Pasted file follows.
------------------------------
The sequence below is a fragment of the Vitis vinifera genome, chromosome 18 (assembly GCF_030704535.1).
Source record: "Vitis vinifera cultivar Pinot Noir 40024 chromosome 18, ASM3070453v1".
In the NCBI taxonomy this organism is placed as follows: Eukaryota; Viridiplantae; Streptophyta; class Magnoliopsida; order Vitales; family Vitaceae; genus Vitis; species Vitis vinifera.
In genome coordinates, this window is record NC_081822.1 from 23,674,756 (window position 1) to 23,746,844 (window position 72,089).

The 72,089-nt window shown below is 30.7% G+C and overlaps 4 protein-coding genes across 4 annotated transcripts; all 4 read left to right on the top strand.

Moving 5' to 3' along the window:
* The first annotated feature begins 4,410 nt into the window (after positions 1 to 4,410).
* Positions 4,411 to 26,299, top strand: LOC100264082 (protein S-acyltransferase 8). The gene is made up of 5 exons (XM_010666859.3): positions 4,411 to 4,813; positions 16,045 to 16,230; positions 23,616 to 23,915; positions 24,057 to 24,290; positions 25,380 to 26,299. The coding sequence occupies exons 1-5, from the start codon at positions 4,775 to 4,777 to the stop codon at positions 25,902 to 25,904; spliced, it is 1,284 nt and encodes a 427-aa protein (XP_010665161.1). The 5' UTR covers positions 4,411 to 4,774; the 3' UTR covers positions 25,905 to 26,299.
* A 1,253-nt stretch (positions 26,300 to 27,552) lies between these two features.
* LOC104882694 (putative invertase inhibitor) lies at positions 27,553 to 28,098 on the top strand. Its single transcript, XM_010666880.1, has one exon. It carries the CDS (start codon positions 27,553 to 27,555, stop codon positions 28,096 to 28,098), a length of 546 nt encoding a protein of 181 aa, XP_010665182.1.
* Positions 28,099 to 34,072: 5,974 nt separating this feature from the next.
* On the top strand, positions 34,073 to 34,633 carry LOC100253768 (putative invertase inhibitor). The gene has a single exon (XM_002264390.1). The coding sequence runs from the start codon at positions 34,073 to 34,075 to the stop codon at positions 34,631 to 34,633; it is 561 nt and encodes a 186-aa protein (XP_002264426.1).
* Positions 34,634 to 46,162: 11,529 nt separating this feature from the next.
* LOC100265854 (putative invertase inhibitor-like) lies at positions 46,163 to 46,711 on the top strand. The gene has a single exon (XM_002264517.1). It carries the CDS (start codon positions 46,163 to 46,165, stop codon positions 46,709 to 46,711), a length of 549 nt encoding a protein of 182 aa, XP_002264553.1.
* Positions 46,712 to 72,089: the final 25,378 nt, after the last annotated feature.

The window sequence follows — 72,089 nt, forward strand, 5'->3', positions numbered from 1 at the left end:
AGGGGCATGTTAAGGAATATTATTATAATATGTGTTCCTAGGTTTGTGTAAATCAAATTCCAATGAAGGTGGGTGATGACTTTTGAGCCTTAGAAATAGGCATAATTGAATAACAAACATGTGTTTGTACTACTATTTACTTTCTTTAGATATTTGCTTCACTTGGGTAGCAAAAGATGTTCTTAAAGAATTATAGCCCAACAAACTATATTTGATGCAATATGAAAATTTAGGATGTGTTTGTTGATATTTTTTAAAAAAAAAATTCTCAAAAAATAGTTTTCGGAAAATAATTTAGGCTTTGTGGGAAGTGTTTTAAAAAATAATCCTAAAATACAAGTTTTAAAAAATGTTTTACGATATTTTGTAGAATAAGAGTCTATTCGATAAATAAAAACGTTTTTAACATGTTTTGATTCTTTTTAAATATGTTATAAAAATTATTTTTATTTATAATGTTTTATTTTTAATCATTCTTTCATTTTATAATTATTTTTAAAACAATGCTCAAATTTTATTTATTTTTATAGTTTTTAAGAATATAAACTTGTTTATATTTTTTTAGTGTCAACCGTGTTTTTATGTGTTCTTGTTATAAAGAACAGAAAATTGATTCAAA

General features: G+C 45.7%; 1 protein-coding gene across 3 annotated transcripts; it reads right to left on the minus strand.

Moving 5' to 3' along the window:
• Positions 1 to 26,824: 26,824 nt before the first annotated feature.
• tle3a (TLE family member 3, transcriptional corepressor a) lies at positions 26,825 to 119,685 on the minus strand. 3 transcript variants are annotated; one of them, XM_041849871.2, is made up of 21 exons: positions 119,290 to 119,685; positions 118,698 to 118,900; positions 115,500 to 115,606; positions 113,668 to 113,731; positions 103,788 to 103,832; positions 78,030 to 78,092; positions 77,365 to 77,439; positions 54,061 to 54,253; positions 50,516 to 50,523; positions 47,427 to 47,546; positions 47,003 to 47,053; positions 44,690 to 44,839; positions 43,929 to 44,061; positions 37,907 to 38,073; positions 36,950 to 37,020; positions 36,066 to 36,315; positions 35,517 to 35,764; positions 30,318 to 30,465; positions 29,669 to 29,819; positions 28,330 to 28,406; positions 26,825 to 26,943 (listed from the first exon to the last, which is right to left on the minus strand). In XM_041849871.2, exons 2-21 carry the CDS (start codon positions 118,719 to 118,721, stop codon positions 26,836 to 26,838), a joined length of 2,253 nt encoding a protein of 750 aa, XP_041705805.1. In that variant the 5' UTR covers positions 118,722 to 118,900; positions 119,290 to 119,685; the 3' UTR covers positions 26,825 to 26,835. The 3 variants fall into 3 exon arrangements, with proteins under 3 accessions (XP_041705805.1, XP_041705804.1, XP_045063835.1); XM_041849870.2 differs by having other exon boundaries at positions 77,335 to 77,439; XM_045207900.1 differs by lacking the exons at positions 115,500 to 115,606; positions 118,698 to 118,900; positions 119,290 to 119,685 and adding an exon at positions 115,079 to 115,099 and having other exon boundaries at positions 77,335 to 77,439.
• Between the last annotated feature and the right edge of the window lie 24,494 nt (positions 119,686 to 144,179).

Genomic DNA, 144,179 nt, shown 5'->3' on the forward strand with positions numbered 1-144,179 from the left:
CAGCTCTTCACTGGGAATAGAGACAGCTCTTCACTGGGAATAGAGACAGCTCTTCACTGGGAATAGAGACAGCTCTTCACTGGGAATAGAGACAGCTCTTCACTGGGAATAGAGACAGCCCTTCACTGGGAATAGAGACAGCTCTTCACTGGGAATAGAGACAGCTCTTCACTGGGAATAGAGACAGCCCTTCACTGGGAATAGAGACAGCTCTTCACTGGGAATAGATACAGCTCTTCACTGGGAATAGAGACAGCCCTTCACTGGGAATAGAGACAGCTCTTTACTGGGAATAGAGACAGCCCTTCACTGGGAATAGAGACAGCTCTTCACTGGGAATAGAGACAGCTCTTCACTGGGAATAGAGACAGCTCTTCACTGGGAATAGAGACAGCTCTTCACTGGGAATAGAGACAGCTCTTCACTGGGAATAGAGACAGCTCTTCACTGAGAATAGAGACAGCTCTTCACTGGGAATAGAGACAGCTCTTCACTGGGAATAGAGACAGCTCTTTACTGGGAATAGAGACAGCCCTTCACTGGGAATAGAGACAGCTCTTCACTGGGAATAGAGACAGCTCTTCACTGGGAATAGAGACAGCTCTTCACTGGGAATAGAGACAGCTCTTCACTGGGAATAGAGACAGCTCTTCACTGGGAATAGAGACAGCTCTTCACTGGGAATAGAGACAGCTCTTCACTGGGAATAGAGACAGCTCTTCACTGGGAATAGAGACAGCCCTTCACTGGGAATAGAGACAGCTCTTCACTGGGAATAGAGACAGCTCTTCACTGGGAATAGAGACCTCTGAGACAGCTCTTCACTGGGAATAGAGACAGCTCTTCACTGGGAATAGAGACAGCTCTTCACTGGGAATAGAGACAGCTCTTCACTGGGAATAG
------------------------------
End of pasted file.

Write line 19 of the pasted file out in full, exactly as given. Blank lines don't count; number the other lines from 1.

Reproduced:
Moving 5' to 3' along the window: